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I keep on finding myself wanting to download and check the integrity of the download immediately in a script, but I haven't been able to find the right incantation of sha256sum.

MY_SHA256=e147f0392686c40cfd7d5e6f332c6ee74c4eab4d24e2694b3b0a0c037bf51dc5
sha256sum some_binary | sha256sum --check ${MY_SHA256}

How can I take the sha256sum of a new file and compare it with a known hash immediately?

14

I have downloaded an archive file and an accompanying checksum file. Here is how I verify that the hash of the downloaded archive matches the hash from the downloaded checksum file:

echo "$(cat archive.tar.gz.sha256) archive.tar.gz" | sha256sum --check --status

The --status flag prevents all stdout output (more effective than --quiet). I then need to rely on the return code to determine if they matched, which is what I want anyway since I'm going to be using this in a script.

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    Well, in my case, since file sha512 already contains the filename, so what i should do is echo "$(cat filename.sha512)" | sha512sum --check --status and immediately check return value using $? – fa wildchild May 18 '20 at 15:03
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    It’s almost never useful to do echo "$(some-command)".  Just run the command; for example, cat filename.sha512 | sha512sum --check --status.  But that’s a UUOC; do sha512sum --check --status < filename.sha512 instead, or even sha512sum --check --status filename.sha512 (without the <).  Which, in fact, is fairly straightforward and obvious from the documentation.  … (Cont’d) – Scott Feb 18 at 19:42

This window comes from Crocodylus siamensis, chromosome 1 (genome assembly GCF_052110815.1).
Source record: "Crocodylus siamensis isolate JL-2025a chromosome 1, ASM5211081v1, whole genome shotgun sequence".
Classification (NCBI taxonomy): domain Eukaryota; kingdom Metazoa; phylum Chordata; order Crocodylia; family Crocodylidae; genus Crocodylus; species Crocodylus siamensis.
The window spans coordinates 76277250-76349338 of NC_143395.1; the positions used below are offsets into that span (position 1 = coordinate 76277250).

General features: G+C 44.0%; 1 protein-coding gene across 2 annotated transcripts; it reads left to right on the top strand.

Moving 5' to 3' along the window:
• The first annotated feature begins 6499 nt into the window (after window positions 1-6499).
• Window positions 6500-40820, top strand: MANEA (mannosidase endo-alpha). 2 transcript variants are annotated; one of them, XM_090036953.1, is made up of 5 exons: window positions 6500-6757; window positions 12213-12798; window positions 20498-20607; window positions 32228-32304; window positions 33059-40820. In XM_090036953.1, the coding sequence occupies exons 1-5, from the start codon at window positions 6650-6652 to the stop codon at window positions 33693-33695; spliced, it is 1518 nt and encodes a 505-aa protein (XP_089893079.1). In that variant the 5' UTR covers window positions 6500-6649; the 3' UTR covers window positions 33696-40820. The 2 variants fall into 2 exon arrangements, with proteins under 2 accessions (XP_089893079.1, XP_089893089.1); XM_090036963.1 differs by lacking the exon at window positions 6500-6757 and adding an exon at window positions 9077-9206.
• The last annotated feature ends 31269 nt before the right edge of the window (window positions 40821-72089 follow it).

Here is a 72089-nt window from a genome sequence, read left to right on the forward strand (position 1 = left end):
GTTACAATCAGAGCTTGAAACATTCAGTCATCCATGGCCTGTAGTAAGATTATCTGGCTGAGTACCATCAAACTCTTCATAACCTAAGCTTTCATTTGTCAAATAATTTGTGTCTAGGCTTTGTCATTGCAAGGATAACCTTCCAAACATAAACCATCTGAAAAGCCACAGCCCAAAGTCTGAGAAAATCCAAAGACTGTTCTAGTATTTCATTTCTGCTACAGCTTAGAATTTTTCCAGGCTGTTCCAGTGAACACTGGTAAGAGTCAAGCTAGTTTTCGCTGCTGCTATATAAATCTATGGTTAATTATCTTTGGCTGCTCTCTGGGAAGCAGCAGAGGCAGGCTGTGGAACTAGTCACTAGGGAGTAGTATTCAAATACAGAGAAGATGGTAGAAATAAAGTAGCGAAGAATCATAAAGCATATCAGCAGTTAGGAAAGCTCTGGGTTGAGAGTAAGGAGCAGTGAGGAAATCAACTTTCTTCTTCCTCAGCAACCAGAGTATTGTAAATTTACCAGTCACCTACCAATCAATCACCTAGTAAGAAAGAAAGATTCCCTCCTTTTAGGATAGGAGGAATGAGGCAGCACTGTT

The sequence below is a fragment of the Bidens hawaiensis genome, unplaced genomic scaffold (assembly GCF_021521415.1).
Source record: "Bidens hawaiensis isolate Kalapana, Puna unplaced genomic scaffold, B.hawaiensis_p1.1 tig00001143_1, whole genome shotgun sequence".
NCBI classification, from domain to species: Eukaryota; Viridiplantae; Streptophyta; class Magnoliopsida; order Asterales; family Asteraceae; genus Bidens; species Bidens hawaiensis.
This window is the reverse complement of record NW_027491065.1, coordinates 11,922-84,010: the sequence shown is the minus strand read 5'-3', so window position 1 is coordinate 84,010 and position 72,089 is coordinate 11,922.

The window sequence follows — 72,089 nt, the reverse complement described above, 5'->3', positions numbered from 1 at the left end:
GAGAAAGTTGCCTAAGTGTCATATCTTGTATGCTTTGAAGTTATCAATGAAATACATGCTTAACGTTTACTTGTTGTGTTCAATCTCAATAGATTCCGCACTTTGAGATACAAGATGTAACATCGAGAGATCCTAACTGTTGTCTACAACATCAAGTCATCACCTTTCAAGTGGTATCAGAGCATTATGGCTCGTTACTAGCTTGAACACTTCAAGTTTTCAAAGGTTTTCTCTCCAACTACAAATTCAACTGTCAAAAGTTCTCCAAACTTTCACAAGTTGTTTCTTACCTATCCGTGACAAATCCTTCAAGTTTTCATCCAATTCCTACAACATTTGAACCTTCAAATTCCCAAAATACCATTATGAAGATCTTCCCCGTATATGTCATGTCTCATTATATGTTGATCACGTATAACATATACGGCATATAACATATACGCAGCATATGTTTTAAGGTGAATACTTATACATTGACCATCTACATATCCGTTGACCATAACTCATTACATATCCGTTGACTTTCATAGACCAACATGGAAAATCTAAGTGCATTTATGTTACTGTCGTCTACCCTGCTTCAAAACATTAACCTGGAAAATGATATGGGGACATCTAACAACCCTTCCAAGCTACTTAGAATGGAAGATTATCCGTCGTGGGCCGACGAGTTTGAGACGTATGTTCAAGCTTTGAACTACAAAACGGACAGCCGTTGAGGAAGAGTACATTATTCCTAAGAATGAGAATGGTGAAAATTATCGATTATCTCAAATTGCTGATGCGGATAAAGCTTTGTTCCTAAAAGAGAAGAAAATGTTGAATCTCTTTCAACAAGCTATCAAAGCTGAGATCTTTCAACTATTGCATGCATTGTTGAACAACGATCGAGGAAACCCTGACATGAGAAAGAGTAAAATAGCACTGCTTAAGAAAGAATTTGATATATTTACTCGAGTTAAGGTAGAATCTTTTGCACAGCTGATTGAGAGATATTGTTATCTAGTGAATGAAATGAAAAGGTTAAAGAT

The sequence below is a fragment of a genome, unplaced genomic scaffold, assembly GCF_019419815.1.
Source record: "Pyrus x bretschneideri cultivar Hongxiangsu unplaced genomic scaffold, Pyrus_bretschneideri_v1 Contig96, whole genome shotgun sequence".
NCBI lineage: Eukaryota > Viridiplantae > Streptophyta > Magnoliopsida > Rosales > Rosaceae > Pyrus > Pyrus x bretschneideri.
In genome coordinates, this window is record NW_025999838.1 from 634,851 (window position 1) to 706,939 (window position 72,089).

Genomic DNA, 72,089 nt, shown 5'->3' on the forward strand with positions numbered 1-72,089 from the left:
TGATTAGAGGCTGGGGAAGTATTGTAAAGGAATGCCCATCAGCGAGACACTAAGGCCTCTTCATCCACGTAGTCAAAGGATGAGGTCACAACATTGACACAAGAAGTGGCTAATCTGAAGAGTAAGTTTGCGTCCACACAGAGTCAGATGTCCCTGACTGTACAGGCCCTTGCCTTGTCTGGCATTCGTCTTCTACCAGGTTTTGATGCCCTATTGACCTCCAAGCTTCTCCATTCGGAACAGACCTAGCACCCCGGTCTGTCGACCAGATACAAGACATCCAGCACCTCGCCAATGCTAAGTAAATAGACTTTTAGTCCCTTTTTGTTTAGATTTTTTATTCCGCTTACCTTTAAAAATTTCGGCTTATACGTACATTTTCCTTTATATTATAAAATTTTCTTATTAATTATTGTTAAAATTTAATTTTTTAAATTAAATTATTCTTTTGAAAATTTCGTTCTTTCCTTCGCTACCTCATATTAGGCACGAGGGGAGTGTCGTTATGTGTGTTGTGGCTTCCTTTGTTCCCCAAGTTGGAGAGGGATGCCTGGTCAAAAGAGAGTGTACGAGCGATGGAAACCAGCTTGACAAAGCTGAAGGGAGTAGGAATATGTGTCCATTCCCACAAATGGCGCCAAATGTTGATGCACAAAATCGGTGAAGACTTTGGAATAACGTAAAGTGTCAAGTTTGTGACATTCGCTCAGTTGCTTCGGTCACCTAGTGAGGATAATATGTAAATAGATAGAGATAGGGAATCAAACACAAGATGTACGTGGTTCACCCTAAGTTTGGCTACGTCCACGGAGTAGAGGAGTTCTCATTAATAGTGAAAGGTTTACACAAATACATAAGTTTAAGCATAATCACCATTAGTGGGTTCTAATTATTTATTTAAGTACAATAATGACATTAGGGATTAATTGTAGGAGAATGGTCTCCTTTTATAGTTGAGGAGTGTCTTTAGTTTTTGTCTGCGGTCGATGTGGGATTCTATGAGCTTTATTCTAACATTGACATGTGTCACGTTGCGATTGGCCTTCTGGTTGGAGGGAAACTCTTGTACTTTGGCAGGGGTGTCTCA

• P.S. That’s fine if you’re writing a script, although you shouldn’t need to reference $? explicitly. But, if you’re doing this manually, and you’re doing echo $? and looking at the output, you might as well leave off the --status and let sha512sum tell you the result. – Scott Feb 18 at 19:42
20

You can see that sha256sum --check takes the output of a previous (regular) sha256sum run: it takes hashes and filenames via stdin, and compares them against actual files.

So the obvious thing to do is to manually give it the output in the format it wants:

$ echo "da39a3ee5e6b4b0d3255bfef95601890afd80709  motd" | sha1sum --check
motd: OK
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    It seems to be taking the path to the file given in the std input and performing another sha256sum on that. – tarabyte Apr 10 '18 at 20:47
17

Example:

 echo "67574ee0039eaf4043a237e7c4b0eb432ca07ebf9c7b2dd0667e83bc3900b2cf kali-linux-2019.2-amd64.iso" | sha256sum -c

In case you have the sha256sum file, you can directly use it:

sha256sum -c "kali-linux-2019.2-amd64.iso.txt.sha256sum"

Explanation:

In the above example, you have

echo "<known SHA 256 sum of the file> <name of the file>" | sha256sum -c

sha256sum -c option can either read the SHA256 sum from a sha256sum file or from STDIN. In case you don't have the sha256sum file, then using the echo command you can provide the same details contained in a sha256sum file.

In case you have the sha256sum file, you can directly use it:

sha256sum -c "<sha256sum file name>"

Note:

Alternatively, you can use shasum -a 256 instead of sha256sum where -a specifies the algorithm to be used.

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